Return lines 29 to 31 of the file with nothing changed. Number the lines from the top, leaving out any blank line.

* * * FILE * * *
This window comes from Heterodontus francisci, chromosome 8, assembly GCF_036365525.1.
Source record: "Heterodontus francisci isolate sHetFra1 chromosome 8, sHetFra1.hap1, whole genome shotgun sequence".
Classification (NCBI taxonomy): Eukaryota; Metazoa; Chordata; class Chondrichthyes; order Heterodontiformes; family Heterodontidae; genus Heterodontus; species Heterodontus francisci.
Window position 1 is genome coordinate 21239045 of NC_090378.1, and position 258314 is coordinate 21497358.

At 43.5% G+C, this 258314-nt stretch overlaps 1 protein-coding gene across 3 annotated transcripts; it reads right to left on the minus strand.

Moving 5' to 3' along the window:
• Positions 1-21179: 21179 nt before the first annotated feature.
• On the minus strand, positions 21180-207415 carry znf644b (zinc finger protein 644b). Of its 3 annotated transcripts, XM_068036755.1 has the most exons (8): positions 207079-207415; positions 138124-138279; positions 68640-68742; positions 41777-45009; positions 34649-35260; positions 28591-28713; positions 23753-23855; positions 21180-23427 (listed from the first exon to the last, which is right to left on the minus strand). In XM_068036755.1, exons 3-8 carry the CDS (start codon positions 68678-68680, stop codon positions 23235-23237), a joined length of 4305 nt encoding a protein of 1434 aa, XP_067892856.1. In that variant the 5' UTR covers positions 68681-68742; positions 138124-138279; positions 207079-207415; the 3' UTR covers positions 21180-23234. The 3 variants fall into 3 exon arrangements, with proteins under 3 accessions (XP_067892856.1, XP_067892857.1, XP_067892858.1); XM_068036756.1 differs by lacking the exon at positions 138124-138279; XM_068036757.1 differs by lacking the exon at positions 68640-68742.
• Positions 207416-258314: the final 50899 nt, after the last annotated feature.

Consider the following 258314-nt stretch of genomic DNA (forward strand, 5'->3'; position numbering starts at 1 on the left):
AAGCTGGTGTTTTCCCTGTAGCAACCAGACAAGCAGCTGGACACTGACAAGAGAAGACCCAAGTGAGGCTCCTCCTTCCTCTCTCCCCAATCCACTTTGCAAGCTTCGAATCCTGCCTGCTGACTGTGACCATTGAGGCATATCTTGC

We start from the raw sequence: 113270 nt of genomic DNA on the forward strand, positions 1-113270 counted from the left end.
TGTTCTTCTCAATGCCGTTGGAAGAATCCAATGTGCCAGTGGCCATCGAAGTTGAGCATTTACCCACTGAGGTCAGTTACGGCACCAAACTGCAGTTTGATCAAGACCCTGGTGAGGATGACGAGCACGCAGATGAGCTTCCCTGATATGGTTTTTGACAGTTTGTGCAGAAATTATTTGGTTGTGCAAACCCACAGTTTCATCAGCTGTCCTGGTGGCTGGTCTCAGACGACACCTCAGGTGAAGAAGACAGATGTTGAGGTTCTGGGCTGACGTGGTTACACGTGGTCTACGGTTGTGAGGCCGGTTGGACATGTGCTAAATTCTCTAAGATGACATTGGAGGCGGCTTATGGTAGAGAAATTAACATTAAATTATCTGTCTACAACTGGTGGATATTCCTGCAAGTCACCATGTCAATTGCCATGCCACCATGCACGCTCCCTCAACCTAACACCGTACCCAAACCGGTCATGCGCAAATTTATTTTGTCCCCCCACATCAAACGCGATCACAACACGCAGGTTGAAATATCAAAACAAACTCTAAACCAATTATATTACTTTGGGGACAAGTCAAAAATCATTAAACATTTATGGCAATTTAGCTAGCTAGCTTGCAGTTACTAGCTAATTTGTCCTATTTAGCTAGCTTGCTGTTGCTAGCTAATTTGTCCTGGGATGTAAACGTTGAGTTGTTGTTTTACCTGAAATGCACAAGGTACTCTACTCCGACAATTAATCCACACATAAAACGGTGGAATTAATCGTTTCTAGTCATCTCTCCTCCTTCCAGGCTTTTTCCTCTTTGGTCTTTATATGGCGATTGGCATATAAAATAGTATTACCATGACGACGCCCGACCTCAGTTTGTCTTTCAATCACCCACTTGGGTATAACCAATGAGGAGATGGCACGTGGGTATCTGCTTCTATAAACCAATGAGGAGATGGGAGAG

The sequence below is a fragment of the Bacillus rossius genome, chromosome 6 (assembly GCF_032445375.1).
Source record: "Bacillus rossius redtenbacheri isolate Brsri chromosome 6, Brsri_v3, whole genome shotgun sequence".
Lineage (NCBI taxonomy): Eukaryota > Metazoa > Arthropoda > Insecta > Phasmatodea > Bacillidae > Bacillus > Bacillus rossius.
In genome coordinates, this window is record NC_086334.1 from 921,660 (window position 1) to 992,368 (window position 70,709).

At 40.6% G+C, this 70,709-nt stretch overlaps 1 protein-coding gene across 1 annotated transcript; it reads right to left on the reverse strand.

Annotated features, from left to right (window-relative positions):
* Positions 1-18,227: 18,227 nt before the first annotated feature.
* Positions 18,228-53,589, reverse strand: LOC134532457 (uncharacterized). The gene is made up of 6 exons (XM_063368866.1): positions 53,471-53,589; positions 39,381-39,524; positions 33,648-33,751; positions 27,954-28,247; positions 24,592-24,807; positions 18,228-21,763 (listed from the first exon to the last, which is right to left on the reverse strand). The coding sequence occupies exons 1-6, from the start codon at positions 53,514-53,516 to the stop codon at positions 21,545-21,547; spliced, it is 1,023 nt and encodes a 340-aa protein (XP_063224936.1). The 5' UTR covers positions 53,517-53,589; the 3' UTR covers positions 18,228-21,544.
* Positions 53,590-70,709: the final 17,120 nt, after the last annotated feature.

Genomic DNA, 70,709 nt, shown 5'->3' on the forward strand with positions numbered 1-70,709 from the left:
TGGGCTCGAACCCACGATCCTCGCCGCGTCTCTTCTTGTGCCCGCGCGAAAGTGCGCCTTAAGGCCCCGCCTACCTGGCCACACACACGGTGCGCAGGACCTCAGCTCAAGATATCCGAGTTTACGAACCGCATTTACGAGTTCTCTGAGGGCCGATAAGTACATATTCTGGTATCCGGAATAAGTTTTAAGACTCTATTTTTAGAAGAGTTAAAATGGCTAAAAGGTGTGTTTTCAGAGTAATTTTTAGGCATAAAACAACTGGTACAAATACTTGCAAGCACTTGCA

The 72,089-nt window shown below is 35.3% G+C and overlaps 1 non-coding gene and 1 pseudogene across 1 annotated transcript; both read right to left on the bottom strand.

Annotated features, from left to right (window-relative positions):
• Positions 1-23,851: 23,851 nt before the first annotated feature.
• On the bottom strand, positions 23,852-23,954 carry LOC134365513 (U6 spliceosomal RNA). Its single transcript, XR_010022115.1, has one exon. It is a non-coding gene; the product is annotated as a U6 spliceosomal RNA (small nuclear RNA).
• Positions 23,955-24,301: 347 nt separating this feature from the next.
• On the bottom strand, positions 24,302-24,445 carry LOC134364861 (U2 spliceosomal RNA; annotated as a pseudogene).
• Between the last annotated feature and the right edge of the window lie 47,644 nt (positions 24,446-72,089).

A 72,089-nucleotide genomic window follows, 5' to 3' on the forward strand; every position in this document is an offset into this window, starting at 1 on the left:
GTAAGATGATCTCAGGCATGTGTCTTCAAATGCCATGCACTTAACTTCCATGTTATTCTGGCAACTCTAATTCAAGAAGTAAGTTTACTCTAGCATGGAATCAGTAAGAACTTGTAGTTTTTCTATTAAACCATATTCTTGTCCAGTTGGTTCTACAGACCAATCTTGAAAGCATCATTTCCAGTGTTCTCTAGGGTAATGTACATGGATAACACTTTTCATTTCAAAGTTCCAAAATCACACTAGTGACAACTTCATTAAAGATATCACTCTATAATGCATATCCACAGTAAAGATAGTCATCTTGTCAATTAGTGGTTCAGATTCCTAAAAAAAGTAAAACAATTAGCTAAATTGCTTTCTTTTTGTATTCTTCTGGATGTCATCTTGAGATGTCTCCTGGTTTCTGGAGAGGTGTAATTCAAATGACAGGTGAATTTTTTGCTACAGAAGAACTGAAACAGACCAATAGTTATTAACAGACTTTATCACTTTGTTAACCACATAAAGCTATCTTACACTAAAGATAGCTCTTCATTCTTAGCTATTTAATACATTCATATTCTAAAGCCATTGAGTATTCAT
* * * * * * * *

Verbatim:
• Positions 23,955-24,301: 347 nt separating this feature from the next.
• On the bottom strand, positions 24,302-24,445 carry LOC134364861 (U2 spliceosomal RNA; annotated as a pseudogene).
• Between the last annotated feature and the right edge of the window lie 47,644 nt (positions 24,446-72,089).